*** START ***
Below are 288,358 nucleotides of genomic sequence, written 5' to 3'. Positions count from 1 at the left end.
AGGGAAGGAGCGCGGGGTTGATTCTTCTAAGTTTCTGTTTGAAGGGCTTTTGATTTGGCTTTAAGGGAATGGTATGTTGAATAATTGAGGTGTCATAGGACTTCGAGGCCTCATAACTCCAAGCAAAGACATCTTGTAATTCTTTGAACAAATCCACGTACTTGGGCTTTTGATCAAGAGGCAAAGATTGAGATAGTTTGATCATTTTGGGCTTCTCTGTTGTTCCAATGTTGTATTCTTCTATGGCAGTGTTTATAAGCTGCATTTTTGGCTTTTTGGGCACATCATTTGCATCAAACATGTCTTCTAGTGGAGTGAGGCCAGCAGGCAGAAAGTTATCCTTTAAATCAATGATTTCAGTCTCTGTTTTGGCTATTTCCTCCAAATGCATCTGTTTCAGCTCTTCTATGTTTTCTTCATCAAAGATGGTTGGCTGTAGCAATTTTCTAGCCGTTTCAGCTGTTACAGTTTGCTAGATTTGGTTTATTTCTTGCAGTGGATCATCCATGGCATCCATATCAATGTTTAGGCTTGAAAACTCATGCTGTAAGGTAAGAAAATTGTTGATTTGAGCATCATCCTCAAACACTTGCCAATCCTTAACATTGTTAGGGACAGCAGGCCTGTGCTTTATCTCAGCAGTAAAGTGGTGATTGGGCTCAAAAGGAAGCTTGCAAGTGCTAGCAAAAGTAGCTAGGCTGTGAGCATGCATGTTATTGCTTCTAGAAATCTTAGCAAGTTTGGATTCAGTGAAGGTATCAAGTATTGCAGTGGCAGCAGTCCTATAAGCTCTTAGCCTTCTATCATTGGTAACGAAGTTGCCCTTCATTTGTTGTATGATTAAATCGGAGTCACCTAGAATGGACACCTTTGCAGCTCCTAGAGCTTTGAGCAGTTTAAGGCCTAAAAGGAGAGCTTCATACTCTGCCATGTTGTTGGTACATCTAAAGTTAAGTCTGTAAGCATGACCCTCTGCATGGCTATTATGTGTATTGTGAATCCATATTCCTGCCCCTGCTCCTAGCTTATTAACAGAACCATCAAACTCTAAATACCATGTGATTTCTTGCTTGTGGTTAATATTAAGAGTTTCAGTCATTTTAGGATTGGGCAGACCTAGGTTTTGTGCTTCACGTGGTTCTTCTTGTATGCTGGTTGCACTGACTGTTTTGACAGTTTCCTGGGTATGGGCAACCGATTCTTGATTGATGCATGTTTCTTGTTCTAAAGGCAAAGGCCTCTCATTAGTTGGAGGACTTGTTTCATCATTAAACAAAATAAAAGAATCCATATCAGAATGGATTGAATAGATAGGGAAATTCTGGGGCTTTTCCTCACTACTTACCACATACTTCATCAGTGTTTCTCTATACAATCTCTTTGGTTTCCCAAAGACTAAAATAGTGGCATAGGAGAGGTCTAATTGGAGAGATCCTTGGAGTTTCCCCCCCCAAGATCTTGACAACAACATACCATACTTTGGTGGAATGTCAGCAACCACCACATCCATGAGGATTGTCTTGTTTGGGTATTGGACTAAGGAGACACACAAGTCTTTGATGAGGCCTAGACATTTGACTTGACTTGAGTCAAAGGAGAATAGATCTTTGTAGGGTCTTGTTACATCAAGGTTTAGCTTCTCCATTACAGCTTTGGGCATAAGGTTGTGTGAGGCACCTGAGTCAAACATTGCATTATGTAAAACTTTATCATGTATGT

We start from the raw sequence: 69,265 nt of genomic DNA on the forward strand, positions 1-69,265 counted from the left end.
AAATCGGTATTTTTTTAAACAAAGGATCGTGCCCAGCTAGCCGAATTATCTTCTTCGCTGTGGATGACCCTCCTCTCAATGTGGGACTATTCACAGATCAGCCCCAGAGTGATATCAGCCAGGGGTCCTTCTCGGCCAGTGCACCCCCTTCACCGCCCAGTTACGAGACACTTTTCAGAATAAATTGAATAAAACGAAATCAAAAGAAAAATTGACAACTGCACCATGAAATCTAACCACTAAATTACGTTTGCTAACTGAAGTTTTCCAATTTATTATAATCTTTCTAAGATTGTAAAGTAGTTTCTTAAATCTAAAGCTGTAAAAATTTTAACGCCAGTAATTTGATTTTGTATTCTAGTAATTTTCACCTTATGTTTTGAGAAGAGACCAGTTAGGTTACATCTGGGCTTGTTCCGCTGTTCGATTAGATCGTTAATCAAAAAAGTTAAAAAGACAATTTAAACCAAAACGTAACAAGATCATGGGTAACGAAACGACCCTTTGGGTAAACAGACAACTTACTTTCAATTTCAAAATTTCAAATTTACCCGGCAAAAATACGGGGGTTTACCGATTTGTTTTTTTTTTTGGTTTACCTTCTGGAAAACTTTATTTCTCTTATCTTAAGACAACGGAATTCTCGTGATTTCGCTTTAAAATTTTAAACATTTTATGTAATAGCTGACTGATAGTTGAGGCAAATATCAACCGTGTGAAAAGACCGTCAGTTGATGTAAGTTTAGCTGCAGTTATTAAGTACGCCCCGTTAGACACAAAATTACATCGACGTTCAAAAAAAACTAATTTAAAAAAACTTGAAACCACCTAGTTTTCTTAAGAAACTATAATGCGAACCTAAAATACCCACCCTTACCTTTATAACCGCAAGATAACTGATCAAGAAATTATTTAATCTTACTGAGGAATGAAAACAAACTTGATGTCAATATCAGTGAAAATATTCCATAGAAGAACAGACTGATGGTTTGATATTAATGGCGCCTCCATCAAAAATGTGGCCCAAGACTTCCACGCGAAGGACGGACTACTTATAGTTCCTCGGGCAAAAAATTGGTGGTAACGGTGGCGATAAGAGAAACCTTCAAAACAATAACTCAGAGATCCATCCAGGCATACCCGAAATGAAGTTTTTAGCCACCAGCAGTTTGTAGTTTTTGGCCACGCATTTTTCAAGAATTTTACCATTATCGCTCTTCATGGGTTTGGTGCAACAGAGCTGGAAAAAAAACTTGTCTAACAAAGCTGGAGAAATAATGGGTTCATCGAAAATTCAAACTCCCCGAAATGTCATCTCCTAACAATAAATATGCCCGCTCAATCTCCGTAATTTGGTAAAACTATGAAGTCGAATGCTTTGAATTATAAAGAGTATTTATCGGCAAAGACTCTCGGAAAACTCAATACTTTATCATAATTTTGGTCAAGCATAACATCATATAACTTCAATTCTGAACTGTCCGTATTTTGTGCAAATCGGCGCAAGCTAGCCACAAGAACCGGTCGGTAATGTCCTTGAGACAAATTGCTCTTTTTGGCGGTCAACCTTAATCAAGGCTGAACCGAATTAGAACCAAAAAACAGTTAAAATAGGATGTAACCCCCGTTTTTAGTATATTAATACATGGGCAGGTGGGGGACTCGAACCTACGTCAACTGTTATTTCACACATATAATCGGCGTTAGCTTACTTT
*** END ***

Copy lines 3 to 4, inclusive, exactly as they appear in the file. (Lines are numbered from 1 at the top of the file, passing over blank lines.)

We start from the raw sequence: 69,265 nt of genomic DNA on the forward strand, positions 1-69,265 counted from the left end.
AAATCGGTATTTTTTTAAACAAAGGATCGTGCCCAGCTAGCCGAATTATCTTCTTCGCTGTGGATGACCCTCCTCTCAATGTGGGACTATTCACAGATCAGCCCCAGAGTGATATCAGCCAGGGGTCCTTCTCGGCCAGTGCACCCCCTTCACCGCCCAGTTACGAGACACTTTTCAGAATAAATTGAATAAAACGAAATCAAAAGAAAAATTGACAACTGCACCATGAAATCTAACCACTAAATTACGTTTGCTAACTGAAGTTTTCCAATTTATTATAATCTTTCTAAGATTGTAAAGTAGTTTCTTAAATCTAAAGCTGTAAAAATTTTAACGCCAGTAATTTGATTTTGTATTCTAGTAATTTTCACCTTATGTTTTGAGAAGAGACCAGTTAGGTTACATCTGGGCTTGTTCCGCTGTTCGATTAGATCGTTAATCAAAAAAGTTAAAAAGACAATTTAAACCAAAACGTAACAAGATCATGGGTAACGAAACGACCCTTTGGGTAAACAGACAACTTACTTTCAATTTCAAAATTTCAAATTTACCCGGCAAAAATACGGGGGTTTACCGATTTGTTTTTTTTTTTGGTTTACCTTCTGGAAAACTTTATTTCTCTTATCTTAAGACAACGGAATTCTCGTGATTTCGCTTTAAAATTTTAAACATTTTATGTAATAGCTGACTGATAGTTGAGGCAAATATCAACCGTGTGAAAAGACCGTCAGTTGATGTAAGTTTAGCTGCAGTTATTAAGTACGCCCCGTTAGACACAAAATTACATCGACGTTCAAAAAAAACTAATTTAAAAAAACTTGAAACCACCTAGTTTTCTTAAGAAACTATAATGCGAACCTAAAATACCCACCCTTACCTTTATAACCGCAAGATAACTGATCAAGAAATTATTTAATCTTACTGAGGAATGAAAACAAACTTGATGTCAATATCAGTGAAAATATTCCATAGAAGAACAGACTGATGGTTTGATATTAATGGCGCCTCCATCAAAAATGTGGCCCAAGACTTCCACGCGAAGGACGGACTACTTATAGTTCCTCGGGCAAAAAATTGGTGGTAACGGTGGCGATAAGAGAAACCTTCAAAACAATAACTCAGAGATCCATCCAGGCATACCCGAAATGAAGTTTTTAGCCACCAGCAGTTTGTAGTTTTTGGCCACGCATTTTTCAAGAATTTTACCATTATCGCTCTTCATGGGTTTGGTGCAACAGAGCTGGAAAAAAAACTTGTCTAACAAAGCTGGAGAAATAATGGGTTCATCGAAAATTCAAACTCCCCGAAATGTCATCTCCTAACAATAAATATGCCCGCTCAATCTCCGTAATTTGGTAAAACTATGAAGTCGAATGCTTTGAATTATAAAGAGTATTTATCGGCAAAGACTCTCGGAAAACTCAATACTTTATCATAATTTTGGTCAAGCATAACATCATATAACTTCAATTCTGAACTGTCCGTATTTTGTGCAAATCGGCGCAAGCTAGCCACAAGAACCGGTCGGTAATGTCCTTGAGACAAATTGCTCTTTTTGGCGGTCAACCTTAATCAAGGCTGAACCGAATTAGAACCAAAAAACAGTTAAAATAGGATGTAACCCCCGTTTTTAGTATATTAATACATGGGCAGGTGGGGGACTCGAACCTACGTCAACTGTTATTTCACACATATAATCGGCGTTAGCTTACTTT